Long lost history
The Long Song, based on Andrea Levy’s award-winning novel, brings a untold period of British history to the small screen. Screenwriter Sarah Williams and director Mahalia Belo reflect on the story’s contemporary relevance and how the series blends tragedy and humour within a distorted narrative.
There’s something quite different about The Long Song – this isn’t your typical historical drama. In the opening seconds of episode one, the narrator explains as much, disrupting this story of a “crafty girl” working as a lady’s maid during the final days of the slave trade in 19th century Jamaica, under a false name.
Before the story has a chance to settle, the narrator sends us back to “the beginning,” with the camera panning across vast swathes of cane fields where black slaves are working tirelessly under the threat of their white master’s whip.
It’s a sign of how the three-part BBC1 drama, based on Andrea Levy’s award-winning novel, will play out in the hands of screenwriter Sarah Williams and director Mahalia Belo, with all the drama and humour of the source material blending with dynamic camera movements, dual timelines and the vivid backdrop of the Dominican Republic, where the miniseries was filmed.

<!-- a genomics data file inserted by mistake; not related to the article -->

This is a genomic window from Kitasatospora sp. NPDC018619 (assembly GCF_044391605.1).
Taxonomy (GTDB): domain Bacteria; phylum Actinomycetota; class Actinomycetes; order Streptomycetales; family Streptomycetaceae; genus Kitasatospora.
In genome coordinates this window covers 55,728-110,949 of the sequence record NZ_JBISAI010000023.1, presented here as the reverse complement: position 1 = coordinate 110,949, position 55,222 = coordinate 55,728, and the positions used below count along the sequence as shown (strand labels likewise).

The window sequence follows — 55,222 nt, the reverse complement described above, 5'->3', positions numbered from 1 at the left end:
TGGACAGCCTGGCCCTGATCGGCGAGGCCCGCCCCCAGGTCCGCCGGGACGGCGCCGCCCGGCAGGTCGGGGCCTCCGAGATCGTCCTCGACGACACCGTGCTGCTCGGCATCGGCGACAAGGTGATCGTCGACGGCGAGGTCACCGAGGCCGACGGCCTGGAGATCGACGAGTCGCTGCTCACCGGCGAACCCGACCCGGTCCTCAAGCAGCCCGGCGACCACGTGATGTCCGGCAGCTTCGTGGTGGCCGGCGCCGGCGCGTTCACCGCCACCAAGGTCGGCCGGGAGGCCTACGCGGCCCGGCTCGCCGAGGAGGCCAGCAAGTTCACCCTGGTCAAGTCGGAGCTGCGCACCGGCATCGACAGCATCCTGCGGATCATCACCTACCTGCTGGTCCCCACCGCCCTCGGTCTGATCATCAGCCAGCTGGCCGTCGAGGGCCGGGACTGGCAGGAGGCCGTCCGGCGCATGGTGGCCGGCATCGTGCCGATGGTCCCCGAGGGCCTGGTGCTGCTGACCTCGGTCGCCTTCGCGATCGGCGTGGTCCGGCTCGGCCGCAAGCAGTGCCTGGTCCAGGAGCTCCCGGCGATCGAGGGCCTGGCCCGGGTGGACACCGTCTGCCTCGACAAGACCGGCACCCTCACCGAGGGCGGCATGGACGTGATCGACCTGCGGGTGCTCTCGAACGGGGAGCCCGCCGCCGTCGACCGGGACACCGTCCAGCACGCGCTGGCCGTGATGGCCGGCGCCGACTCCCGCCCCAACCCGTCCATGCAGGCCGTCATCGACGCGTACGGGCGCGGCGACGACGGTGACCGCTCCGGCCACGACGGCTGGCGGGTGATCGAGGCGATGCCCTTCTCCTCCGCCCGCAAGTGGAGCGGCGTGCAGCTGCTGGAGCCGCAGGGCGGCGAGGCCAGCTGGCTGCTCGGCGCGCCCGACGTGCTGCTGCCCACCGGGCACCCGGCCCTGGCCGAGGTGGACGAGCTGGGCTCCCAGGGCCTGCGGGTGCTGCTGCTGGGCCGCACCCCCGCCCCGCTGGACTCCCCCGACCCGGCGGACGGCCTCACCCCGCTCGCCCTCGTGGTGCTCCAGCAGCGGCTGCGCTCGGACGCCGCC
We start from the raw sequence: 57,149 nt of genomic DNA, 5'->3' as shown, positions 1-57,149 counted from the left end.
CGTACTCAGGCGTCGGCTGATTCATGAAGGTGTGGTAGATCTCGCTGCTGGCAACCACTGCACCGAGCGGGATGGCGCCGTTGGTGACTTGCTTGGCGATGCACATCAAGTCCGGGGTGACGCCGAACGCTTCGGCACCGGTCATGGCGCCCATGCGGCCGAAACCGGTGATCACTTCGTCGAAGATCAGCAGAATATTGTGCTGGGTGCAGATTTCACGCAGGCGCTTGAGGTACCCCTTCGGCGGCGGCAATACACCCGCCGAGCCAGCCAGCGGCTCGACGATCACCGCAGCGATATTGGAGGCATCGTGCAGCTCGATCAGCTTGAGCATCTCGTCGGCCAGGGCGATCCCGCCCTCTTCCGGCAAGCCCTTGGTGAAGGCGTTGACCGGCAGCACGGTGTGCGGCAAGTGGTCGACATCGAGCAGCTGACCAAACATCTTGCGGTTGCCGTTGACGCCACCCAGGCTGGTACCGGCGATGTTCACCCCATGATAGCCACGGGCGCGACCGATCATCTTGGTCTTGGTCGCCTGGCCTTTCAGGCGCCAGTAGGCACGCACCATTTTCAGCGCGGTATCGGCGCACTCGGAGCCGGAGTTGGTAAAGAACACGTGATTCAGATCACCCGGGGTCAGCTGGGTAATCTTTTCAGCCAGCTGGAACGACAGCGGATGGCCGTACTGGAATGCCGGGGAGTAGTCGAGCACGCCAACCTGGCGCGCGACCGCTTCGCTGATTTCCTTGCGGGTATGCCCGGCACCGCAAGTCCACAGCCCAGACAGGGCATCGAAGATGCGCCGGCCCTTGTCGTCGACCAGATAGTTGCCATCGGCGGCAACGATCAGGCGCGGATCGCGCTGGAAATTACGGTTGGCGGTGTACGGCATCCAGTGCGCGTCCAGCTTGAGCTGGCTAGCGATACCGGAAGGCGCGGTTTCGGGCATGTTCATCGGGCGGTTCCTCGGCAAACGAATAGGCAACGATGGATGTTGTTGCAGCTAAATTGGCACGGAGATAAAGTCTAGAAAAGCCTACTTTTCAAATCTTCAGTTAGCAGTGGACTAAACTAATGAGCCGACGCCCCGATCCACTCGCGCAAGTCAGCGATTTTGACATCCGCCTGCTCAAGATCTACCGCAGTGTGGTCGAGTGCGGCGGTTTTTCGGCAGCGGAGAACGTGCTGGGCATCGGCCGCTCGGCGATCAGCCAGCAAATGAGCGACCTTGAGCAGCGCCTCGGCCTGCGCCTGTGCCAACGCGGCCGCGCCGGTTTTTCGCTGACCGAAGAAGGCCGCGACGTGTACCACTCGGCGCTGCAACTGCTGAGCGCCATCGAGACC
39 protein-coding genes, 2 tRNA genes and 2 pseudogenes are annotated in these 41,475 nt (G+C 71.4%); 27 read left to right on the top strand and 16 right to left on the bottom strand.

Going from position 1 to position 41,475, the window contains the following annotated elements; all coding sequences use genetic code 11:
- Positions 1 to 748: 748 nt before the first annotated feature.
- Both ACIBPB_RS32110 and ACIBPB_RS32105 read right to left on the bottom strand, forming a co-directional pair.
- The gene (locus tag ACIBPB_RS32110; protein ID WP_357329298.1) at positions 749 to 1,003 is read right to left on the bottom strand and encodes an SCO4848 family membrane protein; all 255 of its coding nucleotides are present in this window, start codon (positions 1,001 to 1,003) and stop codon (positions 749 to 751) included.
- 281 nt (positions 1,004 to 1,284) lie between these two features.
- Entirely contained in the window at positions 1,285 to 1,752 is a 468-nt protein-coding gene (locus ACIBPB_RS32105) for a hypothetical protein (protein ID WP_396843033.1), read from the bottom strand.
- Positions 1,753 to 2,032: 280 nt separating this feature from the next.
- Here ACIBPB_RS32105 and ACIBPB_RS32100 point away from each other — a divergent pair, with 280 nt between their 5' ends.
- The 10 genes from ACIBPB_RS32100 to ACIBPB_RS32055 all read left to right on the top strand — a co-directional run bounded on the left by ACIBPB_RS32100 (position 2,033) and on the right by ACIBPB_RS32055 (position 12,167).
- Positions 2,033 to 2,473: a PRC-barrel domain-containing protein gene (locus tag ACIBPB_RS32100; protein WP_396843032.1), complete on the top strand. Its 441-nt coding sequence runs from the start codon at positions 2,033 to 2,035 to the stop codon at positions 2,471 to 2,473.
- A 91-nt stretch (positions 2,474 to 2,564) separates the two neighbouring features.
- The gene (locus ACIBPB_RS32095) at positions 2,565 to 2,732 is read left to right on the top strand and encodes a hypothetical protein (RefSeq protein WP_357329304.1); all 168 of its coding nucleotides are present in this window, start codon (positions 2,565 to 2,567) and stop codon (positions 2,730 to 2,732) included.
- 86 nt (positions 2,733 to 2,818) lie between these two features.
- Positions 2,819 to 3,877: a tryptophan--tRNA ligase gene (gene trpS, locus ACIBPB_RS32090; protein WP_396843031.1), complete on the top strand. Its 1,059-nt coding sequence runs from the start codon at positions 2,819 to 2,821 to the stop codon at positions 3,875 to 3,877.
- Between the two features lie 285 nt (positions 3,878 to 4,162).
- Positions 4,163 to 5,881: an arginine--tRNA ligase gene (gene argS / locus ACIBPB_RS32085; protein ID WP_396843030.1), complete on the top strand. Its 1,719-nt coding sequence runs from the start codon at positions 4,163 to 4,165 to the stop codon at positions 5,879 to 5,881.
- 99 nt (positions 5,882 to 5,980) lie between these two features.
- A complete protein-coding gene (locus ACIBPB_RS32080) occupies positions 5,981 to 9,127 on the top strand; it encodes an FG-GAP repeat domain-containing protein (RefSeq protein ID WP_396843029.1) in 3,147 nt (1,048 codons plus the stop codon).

The plot follows a strong-willed young slave called July (played by Tamara Lawrance) who lives on a plantation owned by her odious mistress Caroline Mortimer (Hayley Atwell). When a charming new arrival to the island, Robert Goodwin (Jack Lowden), becomes the new overseer, July and Caroline are intrigued by his seemingly revolutionary determination to improve the plantation for the slaves and mistress alike.
It’s a story that has huge contemporary relevance for writer Williams, who says it highlights a period of British history that has been “glossed over.”